It really burns me: all the finger pointing and "not my problem/why should I pay for" mentality and lip service out there.

We are all in this together. Act like it.

I pay my taxes. I have worked almost constantly since I was 16. I vote - every danged election. And I am teaching my kids to do the same. And my biggest hope is that change is coming, to wipe out organizations like the NRA, KKK, Tea Party and the current status quo. Because the job you're doing just is not good enough. In fact, it's killing us. And we are realizing we don't have to keep sitting down and taking it.

Wednesday, January 10, 2018

The Teen Years Start

Happy Birthday Number 13, James! 

This is what James found when he woke up this morning:

He brought cookies to share to school and in the afternoon we saw Wonder - it was James' choice. Talk about bittersweet for me. James enjoyed it - especially the friendship scenes.

You have come so far. I hope you keep moving forward and retain your sunny outlook. How much you have given me. I love you, Mother.

Sunday, December 17, 2017

Breakfast Breakthrough

James ate french toast again!
Behold, the French Toast Miracle!

For families like mine, this is close to getting him to eat scrambled eggs.

After a week of us both being sick and eating pizza because I had a stash of them in the freezer, this is a welcome change.

Saturday, November 25, 2017

Thanksgiving 2017

Rarely have I looked forward to a four-day weekend with relief as I have this year. I don't have to go or be anywhere except the family dinner on Thursday. I love baking, which is a middle-aged surprise for me. I don't bake anything fancy, I just feel a relief and satisfaction doing it, admiring my handiwork, and sharing it with others.

This year I baked cornbread and lemon loaf, having fun with all the tins I bought recently from Sur La Table on sale. I also made a salad and served up my simple green beans in my new casserole dish  (on a sale within a sale) with rooster designs by Jacques Pepin.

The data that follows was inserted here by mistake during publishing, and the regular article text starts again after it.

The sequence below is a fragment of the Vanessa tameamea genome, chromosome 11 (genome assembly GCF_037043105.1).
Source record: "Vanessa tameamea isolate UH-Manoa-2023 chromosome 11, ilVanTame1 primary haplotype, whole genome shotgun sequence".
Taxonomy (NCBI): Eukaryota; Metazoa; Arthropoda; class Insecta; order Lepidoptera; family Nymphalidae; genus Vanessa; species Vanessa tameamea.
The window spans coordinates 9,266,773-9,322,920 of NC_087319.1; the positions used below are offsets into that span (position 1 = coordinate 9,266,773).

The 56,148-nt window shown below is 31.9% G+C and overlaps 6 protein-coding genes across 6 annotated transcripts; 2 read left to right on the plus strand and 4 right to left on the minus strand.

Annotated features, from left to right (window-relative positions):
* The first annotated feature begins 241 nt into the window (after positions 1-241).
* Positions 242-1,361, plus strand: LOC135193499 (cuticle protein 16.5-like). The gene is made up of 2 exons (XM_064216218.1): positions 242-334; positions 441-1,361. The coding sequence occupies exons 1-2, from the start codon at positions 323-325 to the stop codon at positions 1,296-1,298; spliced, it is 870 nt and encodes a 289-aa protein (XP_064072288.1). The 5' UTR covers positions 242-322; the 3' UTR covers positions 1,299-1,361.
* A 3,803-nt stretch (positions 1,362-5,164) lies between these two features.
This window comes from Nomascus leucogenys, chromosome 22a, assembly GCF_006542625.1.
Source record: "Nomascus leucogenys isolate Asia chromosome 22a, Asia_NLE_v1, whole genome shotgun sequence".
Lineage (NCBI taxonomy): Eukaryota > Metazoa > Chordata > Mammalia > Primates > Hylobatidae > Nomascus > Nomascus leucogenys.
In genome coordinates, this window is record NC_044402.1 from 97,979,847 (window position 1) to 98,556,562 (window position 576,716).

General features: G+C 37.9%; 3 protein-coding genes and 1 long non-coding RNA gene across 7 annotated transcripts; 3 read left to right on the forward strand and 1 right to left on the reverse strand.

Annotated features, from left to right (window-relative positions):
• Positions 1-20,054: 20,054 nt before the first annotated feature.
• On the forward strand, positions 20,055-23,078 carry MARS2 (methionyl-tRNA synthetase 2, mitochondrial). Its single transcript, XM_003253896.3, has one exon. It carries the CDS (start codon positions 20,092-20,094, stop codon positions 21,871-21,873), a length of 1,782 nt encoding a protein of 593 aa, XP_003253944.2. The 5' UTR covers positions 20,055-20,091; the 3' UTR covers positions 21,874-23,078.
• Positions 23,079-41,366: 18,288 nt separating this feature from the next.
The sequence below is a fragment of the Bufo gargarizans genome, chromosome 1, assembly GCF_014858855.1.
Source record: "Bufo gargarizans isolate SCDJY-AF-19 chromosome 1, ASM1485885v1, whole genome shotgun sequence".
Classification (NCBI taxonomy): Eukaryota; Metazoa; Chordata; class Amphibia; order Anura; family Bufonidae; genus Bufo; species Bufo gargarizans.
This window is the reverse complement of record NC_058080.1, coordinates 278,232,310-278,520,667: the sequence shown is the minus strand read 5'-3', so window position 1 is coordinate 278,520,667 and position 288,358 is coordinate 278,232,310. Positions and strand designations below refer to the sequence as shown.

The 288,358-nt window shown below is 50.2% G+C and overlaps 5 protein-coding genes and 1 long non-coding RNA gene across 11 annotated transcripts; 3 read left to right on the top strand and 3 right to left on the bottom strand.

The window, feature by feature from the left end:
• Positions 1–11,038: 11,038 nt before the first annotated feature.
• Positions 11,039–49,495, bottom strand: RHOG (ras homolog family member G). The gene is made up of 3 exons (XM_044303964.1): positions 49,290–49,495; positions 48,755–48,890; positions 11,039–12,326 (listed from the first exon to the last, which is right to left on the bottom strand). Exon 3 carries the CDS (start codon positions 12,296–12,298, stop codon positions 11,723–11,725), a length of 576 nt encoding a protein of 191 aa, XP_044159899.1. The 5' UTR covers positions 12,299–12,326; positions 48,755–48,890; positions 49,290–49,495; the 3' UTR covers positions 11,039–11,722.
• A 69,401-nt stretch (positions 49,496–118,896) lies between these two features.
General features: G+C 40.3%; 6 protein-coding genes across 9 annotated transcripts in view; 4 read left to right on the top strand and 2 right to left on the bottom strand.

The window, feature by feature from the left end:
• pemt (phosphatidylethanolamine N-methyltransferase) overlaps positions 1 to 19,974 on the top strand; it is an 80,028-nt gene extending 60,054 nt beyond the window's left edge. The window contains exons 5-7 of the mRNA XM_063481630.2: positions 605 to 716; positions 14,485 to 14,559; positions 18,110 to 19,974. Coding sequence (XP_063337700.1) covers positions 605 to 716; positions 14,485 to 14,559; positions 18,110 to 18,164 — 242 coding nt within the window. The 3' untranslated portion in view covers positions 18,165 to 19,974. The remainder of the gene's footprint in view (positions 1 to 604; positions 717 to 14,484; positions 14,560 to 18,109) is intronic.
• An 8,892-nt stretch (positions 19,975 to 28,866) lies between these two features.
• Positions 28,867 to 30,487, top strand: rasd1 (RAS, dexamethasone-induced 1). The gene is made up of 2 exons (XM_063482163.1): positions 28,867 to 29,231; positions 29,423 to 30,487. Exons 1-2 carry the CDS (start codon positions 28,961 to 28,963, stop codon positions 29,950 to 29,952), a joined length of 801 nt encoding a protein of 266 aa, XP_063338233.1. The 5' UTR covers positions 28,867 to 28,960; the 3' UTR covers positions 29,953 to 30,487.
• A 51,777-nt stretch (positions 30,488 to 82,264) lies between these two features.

James is interested, but still says "no thanks" when I ask if he wants to try some. He had pizza for Thanksgiving, but he managed to sit at the table with us through dinner, despite all the anxiety over the animals that he might encounter at his grandparents' (dog was in his kennel, cats were snoozing in a back bedroom). He looked like he was enjoying himself.

After dessert, (he tried pumpkin mousse pie and liked it!) He found a quiet spot, periodically ambushing his cousins with "can we do Hide and Seek now?" Just before Thanksgiving wrapped, the cousins indulged him in two games. James was delighted. Thank you, cousins!

While I helped with the clean-up, James politely shut himself in the laundry room with his Kindle, so the dog could come out of his kennel and the cats reclaimed their house. We looked for deer on our way home (a new fascination for him) but found none.

The next day, I discovered three things:

  1. James likes (regular) pumpkin pie.
  2. We are both thrilled to hear Christmas music on the radio.
  3. He likes The Ramones (he came in at the end of Spider-man: Homecoming).
He likes pumpkin pie!!!! That practically counts as a vegetable, right?!

Sunday, November 19, 2017

Life Skills, Home Version

At 12, James has chores to help around the house. He empties smaller trash cans into a garbage bag and then hauls the bag off to the dumpster. He can gather his far-flung dishes and stack them neatly in the sink. He knows where the snacks are if he gets hungry. He cleans his own bathroom and helps pick up around the apartment and his room. He helps me to shop and to carry groceries.

Today we started two new items:
(1) Independence at the laundromat. While James has been doing his own laundry for a while now, that was when we lived in a house, and our washer/dryer were in the garage. Now we use the little laundromat downstairs. There are stairs to navigate with the full basket. He now needs to deal with a coin box, which requires correct sorting of quarters and mastery of the coin slide mechanics. And timing -- we share the little laundromat with 4-5 other units. James has learned that if you don't quickly make a move on an empty washer on the weekends, you will need to wait another hour before trying again.